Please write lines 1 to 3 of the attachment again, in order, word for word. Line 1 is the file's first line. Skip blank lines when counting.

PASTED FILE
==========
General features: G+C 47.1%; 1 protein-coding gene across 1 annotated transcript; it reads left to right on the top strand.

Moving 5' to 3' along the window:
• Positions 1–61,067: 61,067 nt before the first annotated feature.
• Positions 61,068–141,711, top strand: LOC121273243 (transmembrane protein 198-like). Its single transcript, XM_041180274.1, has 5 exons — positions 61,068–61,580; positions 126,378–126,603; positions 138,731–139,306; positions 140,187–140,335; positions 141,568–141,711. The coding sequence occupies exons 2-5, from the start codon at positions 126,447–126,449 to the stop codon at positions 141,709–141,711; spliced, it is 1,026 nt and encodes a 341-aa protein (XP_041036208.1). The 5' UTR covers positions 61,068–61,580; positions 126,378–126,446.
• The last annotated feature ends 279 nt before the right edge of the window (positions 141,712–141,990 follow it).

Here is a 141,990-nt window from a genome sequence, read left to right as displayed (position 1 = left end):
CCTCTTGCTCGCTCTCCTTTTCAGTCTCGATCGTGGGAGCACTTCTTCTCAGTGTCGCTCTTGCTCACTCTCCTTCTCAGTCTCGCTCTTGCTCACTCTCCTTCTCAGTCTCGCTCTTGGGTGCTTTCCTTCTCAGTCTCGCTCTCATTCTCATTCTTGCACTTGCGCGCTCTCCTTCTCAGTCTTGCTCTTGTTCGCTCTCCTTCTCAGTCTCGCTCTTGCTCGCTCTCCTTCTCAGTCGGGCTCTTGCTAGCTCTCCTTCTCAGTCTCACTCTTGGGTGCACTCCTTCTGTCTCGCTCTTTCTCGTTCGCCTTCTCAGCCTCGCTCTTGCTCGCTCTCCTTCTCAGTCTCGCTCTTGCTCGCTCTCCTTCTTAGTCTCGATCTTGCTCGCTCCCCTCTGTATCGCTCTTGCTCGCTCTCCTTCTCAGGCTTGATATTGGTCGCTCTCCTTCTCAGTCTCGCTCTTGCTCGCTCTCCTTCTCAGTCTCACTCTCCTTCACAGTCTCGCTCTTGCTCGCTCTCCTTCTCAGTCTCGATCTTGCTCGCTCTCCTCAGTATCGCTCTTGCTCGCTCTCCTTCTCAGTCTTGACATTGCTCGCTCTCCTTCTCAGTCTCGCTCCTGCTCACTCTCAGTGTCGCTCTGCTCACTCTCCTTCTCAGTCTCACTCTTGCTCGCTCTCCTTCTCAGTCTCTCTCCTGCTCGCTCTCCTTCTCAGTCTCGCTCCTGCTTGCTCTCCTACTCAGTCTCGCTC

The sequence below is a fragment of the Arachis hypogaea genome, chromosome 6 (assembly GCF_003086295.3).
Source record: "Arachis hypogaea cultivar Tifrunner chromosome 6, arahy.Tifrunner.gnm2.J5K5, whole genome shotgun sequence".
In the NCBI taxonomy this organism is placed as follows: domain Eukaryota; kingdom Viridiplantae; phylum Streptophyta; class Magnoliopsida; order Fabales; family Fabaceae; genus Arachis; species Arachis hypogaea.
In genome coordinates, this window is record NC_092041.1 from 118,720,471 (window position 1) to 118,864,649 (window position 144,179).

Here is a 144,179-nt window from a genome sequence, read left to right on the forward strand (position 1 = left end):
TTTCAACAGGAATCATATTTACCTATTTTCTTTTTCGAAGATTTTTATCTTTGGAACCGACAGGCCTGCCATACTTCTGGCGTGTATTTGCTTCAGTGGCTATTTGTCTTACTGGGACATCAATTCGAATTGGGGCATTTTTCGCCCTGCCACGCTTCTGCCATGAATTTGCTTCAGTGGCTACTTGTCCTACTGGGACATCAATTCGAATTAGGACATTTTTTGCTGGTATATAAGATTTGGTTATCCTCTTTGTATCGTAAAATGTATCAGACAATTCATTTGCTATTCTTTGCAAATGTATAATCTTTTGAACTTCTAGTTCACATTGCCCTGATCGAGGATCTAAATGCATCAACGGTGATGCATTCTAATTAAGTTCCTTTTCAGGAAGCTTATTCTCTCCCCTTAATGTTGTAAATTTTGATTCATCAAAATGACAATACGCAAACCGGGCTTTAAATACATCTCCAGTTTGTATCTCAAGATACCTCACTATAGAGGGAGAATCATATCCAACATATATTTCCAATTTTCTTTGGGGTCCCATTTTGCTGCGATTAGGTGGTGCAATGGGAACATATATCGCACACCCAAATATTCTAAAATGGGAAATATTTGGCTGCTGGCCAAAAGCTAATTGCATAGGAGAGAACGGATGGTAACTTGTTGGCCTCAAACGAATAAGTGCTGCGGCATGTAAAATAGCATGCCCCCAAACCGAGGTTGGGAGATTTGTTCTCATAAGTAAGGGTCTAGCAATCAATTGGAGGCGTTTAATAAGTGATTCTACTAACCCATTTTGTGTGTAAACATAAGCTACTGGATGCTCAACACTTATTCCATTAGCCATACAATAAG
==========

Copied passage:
General features: G+C 47.1%; 1 protein-coding gene across 1 annotated transcript; it reads left to right on the top strand.

Moving 5' to 3' along the window:
• Positions 1–61,067: 61,067 nt before the first annotated feature.